There are over 2,300 food banks across Canada, and a study from the University of Calgary reports that in 2019 alone, there were approximately one million monthly visits to food banks nationwide.
Those numbers are on the rise — especially in Saskatchewan.
“If we look at our last full pre-COVID year we would be at about 84,000 points of service. This year we will be up around 120 or 125 thousand points of service. So quite a marked increase of folks looking to us for support,” said Regina Foodbank CEO, John Bailey.
The Regina Foodbank is seeing a lot of new and first time users of their service.
“Folks that never actually saw themselves as potentially needing to access the food bank are now doing so,” said Bailey.
Due to inflation and the COVID-19 pandemic, the buying power of the food bank has decreased and so has the budget of donors.
“As a city and as a province we’re pretty tight most of the time and I think a lot of times you’re one step away from needing to access a food bank and I think the pandemic has really bore that out,” admitted Bailey.
“Anyone living on a fixed income whether it be a pension or a student loan, minimum wage or assistance of some sort is definitely going to be struggling. Their ability to make more money is greatly diminished and the cost of absolutely everything that they need is rising,” said Saskatoon Food Bank & Learning Centre Executive Director Laurie O’Connor.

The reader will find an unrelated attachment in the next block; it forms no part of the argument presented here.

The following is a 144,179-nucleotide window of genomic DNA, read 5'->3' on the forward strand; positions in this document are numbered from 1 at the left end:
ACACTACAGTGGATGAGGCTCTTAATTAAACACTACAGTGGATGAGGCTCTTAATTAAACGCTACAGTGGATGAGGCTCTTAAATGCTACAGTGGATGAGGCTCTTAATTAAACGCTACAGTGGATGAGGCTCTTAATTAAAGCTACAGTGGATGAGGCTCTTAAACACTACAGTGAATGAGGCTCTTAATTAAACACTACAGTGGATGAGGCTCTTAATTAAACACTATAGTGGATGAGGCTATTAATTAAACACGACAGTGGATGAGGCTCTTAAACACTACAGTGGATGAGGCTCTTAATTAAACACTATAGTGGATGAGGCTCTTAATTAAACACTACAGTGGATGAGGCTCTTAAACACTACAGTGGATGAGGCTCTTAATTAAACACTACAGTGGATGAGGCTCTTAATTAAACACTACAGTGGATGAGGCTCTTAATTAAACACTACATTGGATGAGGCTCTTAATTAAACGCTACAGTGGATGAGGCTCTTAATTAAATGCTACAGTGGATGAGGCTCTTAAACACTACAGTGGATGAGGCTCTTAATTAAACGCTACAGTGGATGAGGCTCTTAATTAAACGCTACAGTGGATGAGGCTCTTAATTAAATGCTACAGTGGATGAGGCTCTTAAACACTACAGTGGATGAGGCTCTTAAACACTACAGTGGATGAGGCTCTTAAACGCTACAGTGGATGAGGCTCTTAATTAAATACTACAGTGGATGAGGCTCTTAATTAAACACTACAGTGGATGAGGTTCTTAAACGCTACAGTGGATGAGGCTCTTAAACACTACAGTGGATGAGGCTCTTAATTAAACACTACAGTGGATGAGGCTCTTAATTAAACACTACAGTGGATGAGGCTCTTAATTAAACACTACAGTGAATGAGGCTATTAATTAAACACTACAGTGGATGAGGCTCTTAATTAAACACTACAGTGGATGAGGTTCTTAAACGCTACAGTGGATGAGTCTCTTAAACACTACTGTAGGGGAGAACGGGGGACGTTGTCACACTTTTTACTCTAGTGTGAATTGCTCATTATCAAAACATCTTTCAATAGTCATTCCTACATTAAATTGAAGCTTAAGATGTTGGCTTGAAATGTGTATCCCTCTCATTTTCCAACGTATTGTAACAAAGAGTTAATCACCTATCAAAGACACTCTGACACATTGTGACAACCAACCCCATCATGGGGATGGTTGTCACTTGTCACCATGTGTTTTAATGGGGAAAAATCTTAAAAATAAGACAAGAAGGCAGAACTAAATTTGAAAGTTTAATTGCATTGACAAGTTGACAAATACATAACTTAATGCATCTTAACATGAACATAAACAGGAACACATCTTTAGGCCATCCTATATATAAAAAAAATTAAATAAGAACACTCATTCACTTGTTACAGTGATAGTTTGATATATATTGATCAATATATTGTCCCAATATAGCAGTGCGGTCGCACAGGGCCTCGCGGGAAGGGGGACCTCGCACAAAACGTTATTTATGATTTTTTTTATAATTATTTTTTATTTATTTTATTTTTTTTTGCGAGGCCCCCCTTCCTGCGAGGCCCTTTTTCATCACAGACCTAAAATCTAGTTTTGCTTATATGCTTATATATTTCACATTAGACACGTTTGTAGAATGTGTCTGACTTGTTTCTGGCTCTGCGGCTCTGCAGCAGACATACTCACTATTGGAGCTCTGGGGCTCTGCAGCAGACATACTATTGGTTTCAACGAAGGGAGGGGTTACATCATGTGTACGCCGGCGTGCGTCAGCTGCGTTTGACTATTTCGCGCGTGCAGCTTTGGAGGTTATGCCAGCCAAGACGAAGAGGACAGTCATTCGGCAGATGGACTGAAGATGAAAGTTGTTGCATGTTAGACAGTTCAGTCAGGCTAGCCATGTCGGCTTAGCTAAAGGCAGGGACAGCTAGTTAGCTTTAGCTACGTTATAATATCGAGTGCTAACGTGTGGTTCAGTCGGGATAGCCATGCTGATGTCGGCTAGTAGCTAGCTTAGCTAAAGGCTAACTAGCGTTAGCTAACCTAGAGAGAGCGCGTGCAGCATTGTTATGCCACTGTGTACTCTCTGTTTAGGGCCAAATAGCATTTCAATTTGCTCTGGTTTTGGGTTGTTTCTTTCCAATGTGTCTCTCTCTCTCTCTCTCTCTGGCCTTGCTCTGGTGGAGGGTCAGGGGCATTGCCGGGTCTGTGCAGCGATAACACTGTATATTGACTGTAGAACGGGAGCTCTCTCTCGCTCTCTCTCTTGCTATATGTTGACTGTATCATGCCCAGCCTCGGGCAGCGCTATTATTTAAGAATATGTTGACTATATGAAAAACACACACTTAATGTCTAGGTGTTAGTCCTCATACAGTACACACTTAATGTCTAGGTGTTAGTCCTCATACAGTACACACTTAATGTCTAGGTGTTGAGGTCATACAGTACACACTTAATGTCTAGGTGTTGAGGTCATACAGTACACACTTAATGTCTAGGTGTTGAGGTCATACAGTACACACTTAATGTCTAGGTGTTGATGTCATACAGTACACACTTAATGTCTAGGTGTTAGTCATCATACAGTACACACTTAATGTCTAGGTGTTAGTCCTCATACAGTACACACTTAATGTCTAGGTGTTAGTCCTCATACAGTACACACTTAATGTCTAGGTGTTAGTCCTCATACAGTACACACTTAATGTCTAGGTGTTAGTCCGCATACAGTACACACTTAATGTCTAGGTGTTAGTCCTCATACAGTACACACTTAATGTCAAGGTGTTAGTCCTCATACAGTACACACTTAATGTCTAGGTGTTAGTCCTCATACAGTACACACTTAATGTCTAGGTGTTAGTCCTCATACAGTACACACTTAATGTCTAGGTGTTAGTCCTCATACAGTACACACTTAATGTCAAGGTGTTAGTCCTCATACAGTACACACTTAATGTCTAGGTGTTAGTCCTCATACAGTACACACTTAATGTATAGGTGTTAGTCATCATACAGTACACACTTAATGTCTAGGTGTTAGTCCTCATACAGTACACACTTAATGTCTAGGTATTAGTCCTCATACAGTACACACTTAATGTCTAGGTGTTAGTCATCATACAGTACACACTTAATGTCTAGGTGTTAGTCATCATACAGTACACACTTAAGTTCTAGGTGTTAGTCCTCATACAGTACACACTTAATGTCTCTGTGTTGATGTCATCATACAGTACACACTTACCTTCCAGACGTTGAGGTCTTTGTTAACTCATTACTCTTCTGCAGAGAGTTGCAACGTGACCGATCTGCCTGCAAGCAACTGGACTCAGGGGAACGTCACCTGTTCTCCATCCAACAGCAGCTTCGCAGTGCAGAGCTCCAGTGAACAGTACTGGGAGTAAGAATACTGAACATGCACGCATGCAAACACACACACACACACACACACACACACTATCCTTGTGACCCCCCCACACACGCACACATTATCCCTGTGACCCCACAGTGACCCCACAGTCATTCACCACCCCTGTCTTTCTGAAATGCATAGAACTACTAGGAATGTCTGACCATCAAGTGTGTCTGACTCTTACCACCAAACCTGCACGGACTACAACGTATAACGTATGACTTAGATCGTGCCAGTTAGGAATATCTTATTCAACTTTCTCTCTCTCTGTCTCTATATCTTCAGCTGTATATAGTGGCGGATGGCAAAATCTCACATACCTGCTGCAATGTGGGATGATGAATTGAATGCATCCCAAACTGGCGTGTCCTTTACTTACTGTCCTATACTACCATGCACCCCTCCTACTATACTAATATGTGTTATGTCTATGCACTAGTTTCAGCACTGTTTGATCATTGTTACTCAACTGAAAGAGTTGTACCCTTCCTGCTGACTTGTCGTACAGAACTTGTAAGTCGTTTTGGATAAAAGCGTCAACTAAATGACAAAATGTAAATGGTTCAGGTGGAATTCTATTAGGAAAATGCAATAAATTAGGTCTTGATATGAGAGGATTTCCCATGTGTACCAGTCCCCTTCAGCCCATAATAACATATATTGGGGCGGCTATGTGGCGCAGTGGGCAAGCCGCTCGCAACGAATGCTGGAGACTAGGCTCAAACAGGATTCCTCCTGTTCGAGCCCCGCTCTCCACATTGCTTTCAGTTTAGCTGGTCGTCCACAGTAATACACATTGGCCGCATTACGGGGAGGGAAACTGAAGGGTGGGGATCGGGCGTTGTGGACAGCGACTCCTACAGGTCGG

The rising cost of grocery bills and other expenses are leaving families facing tough decisions.
“When you add $1,000 in grocery bills in a year to the average family that’s significant and that leads to choices being made,” said Bailey.
“Sometimes those choices are basically impossible because you’re choosing between gas for the car to get to work or food on the table and that’s where we step in to make sure that we are there to support folks with food.”
Bailey explained that the money coming in just isn’t matching the money going out for many people.
“I think the challenge is that inflation is outpacing it quite considerably so even if folks are seeing (a) three to four per cent increase in salary, the cost of living is going up give, six, seven, eight and in the case of food as much as nine per cent.”
Saskatchewan food banks aren’t panicking just yet, but they are concerned.
“While we are taxed but sort of in a comfortable space where we know we can meet the needs, if we see another jump comparable to like we did at the beginning of the pandemic we might actually be in a position where we physically can’t serve the community in the way it needs,” said Bailey.